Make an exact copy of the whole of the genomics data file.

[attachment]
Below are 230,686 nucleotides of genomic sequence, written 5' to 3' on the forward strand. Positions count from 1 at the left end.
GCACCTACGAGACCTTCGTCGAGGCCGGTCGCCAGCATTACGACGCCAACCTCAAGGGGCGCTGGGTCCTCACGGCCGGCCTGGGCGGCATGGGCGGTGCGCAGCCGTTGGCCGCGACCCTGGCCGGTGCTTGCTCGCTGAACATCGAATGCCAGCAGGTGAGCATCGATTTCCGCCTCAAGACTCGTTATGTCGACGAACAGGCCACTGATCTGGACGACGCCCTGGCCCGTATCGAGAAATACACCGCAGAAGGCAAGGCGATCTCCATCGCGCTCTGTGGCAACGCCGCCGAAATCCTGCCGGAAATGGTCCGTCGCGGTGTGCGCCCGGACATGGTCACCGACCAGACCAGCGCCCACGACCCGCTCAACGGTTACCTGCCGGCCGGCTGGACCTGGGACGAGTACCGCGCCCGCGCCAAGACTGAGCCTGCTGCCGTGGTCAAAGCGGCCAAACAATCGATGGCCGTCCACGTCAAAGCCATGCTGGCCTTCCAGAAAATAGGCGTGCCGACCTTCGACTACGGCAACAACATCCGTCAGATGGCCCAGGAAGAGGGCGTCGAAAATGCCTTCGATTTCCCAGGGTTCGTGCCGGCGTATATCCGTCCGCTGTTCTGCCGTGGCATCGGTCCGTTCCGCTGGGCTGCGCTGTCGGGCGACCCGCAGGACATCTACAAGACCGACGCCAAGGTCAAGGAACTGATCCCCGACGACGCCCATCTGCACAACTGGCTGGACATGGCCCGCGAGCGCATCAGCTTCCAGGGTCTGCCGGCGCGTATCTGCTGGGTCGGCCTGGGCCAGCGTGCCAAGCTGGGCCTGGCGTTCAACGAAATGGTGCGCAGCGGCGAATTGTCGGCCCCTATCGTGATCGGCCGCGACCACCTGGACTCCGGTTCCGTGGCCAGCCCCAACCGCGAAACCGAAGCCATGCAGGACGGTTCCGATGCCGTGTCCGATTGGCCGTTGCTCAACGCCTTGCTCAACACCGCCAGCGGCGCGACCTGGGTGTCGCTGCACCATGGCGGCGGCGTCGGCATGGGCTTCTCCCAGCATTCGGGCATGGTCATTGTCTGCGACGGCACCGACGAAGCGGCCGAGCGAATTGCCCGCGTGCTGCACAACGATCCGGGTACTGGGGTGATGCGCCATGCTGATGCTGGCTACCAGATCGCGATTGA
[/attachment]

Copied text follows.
Below are 230,686 nucleotides of genomic sequence, written 5' to 3' on the forward strand. Positions count from 1 at the left end.
GCACCTACGAGACCTTCGTCGAGGCCGGTCGCCAGCATTACGACGCCAACCTCAAGGGGCGCTGGGTCCTCACGGCCGGCCTGGGCGGCATGGGCGGTGCGCAGCCGTTGGCCGCGACCCTGGCCGGTGCTTGCTCGCTGAACATCGAATGCCAGCAGGTGAGCATCGATTTCCGCCTCAAGACTCGTTATGTCGACGAACAGGCCACTGATCTGGACGACGCCCTGGCCCGTATCGAGAAATACACCGCAGAAGGCAAGGCGATCTCCATCGCGCTCTGTGGCAACGCCGCCGAAATCCTGCCGGAAATGGTCCGTCGCGGTGTGCGCCCGGACATGGTCACCGACCAGACCAGCGCCCACGACCCGCTCAACGGTTACCTGCCGGCCGGCTGGACCTGGGACGAGTACCGCGCCCGCGCCAAGACTGAGCCTGCTGCCGTGGTCAAAGCGGCCAAACAATCGATGGCCGTCCACGTCAAAGCCATGCTGGCCTTCCAGAAAATAGGCGTGCCGACCTTCGACTACGGCAACAACATCCGTCAGATGGCCCAGGAAGAGGGCGTCGAAAATGCCTTCGATTTCCCAGGGTTCGTGCCGGCGTATATCCGTCCGCTGTTCTGCCGTGGCATCGGTCCGTTCCGCTGGGCTGCGCTGTCGGGCGACCCGCAGGACATCTACAAGACCGACGCCAAGGTCAAGGAACTGATCCCCGACGACGCCCATCTGCACAACTGGCTGGACATGGCCCGCGAGCGCATCAGCTTCCAGGGTCTGCCGGCGCGTATCTGCTGGGTCGGCCTGGGCCAGCGTGCCAAGCTGGGCCTGGCGTTCAACGAAATGGTGCGCAGCGGCGAATTGTCGGCCCCTATCGTGATCGGCCGCGACCACCTGGACTCCGGTTCCGTGGCCAGCCCCAACCGCGAAACCGAAGCCATGCAGGACGGTTCCGATGCCGTGTCCGATTGGCCGTTGCTCAACGCCTTGCTCAACACCGCCAGCGGCGCGACCTGGGTGTCGCTGCACCATGGCGGCGGCGTCGGCATGGGCTTCTCCCAGCATTCGGGCATGGTCATTGTCTGCGACGGCACCGACGAAGCGGCCGAGCGAATTGCCCGCGTGCTGCACAACGATCCGGGTACTGGGGTGATGCGCCATGCTGATGCTGGCTACCAGATCGCGATTGA